Later, Brazeau got into another Twitter spat when Native leaders held a press conference on Parliament Hill just after Christmas to show support for Spence and to demand meetings with the governor general and the prime minister. “And that is the typical ‘traditional’ angry, victim speech I’ve heard all my life, which is why I got involved in politics,” Brazeau tweeted in the aftermath of the event. Whoever was handling Spence’s Twitter account called Brazeau a “typical colonized Indian asshole.” And University of Victoria professor Taiaiake Alfred, a Mohawk who served in the marines before turning to academics, weighed in with a tweet calling Brazeau a “fucking goof.”

By this point, Senator Brazeau had been sidelined, reduced to making jokes about Spence’s supposed failure to slim down during her protest. And, much more seriously, Senate Government Leader Marjory LeBreton had asked a committee to look into his billing for the Senate’s $20,000 annual housing allowance, after he was accused by the CTV Television Network of using a family member’s address in Maniwaki as his home and claiming his rented house in Gatineau as his temporary residence in Ottawa. But even this transgression could be fixed, either by showing that Brazeau did, indeed, follow the rules or by admitting the billing was wrong and paying the money back.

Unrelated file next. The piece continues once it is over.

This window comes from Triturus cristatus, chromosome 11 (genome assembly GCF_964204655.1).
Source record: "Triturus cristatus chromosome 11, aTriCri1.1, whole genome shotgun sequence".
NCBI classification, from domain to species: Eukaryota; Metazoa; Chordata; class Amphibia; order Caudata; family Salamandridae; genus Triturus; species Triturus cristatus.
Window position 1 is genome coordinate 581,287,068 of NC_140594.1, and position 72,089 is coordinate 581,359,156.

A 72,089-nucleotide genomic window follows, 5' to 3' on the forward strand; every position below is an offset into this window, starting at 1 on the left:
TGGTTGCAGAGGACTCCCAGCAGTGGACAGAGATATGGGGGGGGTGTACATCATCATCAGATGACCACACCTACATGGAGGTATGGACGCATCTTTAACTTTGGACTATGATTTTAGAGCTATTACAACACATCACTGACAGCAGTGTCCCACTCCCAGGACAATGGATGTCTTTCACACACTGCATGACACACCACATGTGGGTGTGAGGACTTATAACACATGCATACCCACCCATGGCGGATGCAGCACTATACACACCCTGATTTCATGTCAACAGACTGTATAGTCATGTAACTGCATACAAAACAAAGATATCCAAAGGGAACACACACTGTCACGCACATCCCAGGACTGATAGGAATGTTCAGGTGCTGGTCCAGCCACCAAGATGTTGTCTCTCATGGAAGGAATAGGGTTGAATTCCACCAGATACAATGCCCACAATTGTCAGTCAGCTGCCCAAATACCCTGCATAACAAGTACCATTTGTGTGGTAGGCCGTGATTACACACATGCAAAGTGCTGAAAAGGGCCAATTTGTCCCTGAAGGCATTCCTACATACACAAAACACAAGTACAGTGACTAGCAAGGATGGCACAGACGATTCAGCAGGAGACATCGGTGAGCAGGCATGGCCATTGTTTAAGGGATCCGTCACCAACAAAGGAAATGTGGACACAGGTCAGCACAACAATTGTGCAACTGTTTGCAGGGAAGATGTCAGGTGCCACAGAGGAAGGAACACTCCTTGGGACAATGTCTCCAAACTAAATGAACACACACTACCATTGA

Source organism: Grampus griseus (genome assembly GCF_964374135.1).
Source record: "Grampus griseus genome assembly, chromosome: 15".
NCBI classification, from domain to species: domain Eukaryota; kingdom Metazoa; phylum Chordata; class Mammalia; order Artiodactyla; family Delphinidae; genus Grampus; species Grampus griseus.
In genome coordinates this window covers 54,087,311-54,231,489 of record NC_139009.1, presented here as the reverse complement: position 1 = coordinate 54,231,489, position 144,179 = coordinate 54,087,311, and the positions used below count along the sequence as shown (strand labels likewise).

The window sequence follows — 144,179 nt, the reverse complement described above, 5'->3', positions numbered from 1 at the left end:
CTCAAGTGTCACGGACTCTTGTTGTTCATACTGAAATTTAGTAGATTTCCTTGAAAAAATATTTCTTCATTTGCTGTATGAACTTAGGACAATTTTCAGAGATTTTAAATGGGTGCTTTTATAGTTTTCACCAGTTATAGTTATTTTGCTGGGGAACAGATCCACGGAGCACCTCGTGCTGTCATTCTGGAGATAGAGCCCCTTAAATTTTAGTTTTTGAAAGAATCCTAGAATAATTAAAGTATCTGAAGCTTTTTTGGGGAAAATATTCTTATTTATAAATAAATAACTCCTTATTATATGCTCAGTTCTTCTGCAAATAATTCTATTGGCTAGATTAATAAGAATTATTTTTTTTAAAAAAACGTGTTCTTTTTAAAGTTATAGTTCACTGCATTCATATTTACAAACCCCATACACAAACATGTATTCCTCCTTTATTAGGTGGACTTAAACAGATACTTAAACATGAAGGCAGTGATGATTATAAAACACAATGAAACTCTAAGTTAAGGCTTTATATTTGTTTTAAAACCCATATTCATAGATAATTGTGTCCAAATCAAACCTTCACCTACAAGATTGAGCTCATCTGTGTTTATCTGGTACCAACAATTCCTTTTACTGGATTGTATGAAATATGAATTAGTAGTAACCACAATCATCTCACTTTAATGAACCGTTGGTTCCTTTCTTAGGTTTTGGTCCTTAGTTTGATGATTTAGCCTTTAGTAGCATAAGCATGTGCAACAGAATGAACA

But on February 7, the housing-allowance issue was pushed to the back burner as a new scandal erupted. Police answered a domestic-violence call from a Gatineau house and arrested Brazeau. He was arraigned the next day on charges of assault and sexual assault, released on $1,000 bail, kicked out of the Tory caucus and, soon afterward, forced by the Senate to take a paid leave of absence.

Chances are, though, that Brazeau will be back in the Senate. Senators must be absent for more than a year before they can be expelled for poor attendance. And if Brazeau is convicted, the charges laid against him likely won’t keep him behind bars that long, if he’s jailed at all.

In his maiden speech to the Senate, made almost exactly four years before he was escorted out of the Red Chamber, Brazeau noted that “in whatever game I am chosen to play, I aim to win.” He must be playing a long game. So far, whatever strategy Brazeau has for winning has been very artfully concealed.